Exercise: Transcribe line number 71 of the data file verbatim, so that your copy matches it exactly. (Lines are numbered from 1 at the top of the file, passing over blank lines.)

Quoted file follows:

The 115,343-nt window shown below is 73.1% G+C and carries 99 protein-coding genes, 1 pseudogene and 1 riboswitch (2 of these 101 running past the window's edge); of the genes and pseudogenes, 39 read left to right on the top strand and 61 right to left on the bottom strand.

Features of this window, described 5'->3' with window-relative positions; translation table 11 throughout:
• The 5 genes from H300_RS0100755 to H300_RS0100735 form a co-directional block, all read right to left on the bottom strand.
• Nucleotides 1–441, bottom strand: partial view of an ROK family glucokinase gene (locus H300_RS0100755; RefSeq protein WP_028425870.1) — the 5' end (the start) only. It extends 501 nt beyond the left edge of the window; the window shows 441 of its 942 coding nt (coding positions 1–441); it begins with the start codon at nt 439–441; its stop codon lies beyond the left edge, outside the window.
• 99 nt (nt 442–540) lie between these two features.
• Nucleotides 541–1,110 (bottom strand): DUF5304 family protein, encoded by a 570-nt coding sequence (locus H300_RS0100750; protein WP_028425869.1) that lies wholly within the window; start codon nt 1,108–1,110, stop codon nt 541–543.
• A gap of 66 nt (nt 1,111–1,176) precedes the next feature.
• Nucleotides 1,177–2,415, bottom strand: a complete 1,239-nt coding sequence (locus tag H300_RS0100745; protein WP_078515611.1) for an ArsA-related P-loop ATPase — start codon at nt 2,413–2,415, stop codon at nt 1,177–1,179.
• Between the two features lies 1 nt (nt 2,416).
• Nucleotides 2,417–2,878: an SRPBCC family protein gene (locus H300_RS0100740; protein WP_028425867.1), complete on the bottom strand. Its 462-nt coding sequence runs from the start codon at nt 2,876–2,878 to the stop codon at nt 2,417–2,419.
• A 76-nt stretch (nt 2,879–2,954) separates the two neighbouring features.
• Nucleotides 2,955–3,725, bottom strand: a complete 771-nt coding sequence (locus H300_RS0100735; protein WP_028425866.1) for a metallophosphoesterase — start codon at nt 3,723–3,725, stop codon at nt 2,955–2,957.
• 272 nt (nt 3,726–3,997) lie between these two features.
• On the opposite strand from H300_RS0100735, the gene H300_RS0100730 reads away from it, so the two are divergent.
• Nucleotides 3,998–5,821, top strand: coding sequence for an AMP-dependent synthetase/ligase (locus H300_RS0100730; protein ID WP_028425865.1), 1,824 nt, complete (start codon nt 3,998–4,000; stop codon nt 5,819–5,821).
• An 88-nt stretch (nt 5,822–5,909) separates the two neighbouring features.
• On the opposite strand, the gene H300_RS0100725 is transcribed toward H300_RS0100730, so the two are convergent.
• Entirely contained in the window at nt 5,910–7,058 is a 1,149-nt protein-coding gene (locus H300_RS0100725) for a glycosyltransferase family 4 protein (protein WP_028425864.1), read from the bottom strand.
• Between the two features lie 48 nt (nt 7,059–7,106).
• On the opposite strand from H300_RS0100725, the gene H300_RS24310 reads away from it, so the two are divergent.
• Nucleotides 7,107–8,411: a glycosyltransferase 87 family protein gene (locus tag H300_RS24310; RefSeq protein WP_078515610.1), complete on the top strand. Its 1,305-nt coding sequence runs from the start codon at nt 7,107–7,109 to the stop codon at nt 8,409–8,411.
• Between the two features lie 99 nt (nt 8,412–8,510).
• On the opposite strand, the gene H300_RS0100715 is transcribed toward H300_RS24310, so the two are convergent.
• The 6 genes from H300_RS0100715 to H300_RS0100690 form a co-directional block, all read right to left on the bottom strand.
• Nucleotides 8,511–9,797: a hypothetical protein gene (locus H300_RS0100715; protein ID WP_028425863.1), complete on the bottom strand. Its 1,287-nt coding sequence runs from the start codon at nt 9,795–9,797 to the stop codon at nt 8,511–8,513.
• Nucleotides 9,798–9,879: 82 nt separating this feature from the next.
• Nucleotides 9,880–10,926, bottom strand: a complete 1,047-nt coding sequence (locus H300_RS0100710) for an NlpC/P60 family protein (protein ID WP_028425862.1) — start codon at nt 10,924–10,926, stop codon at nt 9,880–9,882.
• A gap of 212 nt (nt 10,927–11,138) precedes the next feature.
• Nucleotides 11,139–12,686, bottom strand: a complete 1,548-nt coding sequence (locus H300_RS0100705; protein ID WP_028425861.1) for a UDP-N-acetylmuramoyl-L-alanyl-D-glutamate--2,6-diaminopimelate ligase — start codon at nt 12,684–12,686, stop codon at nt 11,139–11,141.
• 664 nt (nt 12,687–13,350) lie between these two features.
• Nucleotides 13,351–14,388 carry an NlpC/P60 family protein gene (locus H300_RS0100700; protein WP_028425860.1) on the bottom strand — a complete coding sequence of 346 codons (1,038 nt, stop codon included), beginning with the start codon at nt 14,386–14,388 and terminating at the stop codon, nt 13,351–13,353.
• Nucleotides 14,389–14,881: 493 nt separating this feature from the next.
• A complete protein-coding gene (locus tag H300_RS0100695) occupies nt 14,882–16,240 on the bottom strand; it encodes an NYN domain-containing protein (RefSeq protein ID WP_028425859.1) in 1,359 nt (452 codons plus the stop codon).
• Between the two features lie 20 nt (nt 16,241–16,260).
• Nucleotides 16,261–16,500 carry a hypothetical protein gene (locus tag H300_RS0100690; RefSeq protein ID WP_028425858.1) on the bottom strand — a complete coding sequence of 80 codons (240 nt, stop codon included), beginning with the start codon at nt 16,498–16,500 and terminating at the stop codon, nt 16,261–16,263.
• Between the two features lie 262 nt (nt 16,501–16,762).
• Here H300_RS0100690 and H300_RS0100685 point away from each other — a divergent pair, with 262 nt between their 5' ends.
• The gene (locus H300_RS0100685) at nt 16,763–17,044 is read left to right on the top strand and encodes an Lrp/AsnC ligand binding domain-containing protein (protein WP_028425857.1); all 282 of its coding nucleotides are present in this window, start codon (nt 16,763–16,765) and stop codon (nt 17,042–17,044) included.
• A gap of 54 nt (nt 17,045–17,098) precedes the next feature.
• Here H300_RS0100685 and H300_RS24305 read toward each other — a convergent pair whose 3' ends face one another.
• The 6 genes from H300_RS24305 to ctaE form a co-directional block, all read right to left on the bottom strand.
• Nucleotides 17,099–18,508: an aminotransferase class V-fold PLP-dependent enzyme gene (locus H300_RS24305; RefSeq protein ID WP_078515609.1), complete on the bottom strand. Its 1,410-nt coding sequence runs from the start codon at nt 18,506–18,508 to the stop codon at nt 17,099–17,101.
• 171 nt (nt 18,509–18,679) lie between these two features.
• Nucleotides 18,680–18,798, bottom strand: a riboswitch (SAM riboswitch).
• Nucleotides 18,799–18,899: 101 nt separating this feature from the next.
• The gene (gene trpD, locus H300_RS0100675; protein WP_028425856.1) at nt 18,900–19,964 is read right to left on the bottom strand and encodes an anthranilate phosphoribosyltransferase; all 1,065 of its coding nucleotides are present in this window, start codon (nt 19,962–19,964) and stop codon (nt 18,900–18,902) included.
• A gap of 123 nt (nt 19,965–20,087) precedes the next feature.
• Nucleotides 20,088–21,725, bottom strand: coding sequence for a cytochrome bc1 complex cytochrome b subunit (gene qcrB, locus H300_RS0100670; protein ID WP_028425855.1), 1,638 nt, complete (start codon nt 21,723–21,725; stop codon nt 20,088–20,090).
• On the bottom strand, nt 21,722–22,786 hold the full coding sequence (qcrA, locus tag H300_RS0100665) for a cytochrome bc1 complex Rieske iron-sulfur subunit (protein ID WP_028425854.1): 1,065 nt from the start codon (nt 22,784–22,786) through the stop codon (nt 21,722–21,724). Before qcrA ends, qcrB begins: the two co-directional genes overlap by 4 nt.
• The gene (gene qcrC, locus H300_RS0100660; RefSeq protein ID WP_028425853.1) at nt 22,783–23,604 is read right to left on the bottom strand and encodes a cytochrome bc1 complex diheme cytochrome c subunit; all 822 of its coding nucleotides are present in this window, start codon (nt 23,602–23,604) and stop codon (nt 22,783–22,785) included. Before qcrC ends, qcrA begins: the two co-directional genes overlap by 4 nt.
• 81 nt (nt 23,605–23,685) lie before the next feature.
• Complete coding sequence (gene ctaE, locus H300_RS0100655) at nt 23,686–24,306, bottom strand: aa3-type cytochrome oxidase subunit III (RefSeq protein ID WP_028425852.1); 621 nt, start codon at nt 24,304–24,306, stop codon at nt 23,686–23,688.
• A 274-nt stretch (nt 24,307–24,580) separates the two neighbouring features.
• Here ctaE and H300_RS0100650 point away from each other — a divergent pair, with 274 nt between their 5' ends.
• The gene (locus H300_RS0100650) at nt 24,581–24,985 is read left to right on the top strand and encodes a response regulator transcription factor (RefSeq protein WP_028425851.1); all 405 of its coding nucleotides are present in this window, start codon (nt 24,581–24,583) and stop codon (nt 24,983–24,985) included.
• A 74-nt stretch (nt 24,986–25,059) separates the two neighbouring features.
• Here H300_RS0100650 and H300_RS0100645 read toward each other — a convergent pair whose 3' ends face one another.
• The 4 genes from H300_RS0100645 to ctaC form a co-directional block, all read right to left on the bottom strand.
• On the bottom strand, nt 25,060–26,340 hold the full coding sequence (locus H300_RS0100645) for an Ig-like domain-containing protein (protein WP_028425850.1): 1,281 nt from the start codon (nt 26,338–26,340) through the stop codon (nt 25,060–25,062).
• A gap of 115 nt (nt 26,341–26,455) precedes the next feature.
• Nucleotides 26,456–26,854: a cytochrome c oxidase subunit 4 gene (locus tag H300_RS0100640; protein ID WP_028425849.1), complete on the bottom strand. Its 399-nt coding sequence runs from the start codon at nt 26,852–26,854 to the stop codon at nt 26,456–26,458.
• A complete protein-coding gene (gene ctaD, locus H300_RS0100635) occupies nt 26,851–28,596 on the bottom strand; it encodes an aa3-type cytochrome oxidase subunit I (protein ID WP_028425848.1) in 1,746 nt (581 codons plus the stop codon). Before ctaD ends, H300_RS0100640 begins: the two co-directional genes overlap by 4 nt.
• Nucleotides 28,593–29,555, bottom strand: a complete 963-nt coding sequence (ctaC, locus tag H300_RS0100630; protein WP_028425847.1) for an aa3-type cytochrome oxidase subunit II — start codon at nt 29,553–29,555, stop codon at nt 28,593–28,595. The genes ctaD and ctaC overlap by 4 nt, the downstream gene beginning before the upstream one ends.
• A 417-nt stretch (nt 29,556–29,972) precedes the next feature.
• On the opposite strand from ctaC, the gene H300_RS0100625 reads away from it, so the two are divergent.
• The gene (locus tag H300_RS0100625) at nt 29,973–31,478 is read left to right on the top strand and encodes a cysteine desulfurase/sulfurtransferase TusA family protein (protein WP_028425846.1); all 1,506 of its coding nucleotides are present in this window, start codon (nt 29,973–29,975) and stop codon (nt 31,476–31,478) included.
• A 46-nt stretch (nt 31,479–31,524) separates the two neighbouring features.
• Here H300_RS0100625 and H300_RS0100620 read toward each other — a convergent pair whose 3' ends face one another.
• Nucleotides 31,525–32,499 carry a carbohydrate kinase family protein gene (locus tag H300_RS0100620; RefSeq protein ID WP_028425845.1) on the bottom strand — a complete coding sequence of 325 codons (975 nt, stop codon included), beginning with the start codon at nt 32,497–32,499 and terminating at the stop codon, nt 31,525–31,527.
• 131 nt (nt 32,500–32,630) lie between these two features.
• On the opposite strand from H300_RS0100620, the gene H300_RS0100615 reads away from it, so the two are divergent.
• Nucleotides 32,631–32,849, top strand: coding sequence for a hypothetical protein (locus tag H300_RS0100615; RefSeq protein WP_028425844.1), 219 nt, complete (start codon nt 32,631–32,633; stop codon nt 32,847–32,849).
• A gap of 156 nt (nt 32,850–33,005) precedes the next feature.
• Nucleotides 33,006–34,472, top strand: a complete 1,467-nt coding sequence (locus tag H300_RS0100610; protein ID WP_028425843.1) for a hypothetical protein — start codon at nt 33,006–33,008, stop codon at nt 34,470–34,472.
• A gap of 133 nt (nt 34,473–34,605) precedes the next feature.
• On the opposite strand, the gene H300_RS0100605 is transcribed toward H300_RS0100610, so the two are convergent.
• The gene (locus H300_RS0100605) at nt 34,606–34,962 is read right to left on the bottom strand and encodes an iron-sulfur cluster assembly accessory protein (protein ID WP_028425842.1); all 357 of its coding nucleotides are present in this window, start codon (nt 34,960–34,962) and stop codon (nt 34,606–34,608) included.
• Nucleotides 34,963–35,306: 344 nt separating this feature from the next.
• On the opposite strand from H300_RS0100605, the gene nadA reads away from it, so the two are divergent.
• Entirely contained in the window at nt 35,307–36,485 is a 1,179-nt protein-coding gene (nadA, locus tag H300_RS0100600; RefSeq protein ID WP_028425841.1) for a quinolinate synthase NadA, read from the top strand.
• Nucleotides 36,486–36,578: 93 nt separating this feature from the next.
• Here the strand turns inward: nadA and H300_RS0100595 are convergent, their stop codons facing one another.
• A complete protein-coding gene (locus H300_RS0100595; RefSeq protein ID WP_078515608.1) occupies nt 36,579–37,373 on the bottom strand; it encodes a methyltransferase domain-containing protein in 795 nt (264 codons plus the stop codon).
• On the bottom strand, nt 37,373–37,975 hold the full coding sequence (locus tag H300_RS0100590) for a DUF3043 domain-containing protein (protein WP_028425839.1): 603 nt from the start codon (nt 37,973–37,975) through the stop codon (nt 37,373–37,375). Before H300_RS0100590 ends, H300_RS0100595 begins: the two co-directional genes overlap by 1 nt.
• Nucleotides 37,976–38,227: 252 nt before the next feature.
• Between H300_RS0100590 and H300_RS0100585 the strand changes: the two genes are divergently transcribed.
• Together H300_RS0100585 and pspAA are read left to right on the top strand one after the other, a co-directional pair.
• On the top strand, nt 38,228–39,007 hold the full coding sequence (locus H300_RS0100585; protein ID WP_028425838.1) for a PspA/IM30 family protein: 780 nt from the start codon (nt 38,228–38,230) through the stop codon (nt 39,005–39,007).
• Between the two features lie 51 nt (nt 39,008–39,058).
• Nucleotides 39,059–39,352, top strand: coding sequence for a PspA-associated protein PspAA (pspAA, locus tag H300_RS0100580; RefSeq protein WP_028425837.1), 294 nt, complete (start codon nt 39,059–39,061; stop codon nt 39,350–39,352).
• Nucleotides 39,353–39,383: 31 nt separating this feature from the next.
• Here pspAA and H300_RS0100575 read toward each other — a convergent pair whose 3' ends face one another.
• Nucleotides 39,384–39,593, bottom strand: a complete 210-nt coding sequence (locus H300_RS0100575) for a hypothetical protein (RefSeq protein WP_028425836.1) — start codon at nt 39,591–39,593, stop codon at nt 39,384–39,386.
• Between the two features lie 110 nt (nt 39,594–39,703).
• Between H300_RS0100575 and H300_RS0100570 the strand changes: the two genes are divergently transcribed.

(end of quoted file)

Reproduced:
• On the opposite strand from H300_RS0100620, the gene H300_RS0100615 reads away from it, so the two are divergent.